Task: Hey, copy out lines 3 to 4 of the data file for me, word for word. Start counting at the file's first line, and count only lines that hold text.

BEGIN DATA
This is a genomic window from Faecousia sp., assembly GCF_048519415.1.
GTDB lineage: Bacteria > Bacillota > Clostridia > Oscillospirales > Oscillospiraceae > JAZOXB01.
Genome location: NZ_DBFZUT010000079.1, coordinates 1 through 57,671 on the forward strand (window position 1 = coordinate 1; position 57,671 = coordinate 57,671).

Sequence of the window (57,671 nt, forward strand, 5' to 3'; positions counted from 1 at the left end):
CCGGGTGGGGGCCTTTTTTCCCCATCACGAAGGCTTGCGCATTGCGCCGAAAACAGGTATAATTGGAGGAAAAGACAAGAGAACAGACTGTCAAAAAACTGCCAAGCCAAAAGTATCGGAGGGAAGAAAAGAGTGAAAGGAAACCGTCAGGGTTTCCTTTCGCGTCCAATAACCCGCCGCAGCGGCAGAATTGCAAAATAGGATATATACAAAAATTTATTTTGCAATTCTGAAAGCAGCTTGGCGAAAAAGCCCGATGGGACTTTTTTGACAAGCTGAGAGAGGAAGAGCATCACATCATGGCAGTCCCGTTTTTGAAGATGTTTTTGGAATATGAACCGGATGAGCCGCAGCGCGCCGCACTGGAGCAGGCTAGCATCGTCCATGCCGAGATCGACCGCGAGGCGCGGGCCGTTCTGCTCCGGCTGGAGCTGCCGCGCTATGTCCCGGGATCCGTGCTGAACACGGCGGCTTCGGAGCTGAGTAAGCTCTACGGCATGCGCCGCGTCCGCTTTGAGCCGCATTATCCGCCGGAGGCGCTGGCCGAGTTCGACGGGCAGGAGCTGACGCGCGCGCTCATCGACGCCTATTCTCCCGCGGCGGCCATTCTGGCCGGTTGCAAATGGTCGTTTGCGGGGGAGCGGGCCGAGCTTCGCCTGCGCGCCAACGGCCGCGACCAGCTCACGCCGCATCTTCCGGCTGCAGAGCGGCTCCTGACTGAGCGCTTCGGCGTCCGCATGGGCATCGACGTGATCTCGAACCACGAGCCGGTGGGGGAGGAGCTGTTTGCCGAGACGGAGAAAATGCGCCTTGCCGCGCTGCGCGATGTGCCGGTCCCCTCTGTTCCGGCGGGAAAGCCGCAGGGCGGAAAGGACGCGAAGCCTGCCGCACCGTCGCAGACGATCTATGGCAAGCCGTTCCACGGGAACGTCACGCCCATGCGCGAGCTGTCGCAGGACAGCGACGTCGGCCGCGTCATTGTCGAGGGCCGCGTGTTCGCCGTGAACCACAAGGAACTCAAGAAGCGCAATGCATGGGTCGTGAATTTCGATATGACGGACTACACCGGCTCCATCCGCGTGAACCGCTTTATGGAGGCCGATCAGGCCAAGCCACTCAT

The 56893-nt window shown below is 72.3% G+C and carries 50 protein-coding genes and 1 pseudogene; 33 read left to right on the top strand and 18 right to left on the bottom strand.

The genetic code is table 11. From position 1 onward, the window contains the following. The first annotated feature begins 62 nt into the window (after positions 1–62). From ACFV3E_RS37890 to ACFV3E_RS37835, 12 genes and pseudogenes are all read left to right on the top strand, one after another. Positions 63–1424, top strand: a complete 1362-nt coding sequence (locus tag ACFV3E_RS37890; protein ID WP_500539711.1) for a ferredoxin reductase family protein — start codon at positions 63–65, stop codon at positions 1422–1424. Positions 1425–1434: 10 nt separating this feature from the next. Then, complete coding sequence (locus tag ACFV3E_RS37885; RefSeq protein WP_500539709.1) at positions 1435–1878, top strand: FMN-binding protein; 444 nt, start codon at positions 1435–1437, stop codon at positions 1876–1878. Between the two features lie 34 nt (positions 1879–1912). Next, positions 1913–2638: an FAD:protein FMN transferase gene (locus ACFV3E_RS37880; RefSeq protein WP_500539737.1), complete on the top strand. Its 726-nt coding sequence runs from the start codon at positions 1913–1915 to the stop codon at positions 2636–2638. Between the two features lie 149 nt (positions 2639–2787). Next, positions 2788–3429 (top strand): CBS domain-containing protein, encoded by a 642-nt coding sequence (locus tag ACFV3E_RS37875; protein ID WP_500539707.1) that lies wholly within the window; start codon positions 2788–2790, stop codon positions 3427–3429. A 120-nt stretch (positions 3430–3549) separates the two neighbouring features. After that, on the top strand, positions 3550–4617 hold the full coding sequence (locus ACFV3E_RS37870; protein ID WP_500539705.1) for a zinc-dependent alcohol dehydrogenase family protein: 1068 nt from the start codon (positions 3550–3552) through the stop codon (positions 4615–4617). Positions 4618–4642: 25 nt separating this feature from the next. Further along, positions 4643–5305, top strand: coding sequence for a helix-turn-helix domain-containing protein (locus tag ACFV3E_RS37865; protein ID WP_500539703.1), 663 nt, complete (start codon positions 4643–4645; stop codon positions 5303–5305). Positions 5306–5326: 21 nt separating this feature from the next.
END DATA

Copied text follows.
Genome location: NZ_DBFZUT010000079.1, coordinates 1 through 57,671 on the forward strand (window position 1 = coordinate 1; position 57,671 = coordinate 57,671).

Sequence of the window (57,671 nt, forward strand, 5' to 3'; positions counted from 1 at the left end):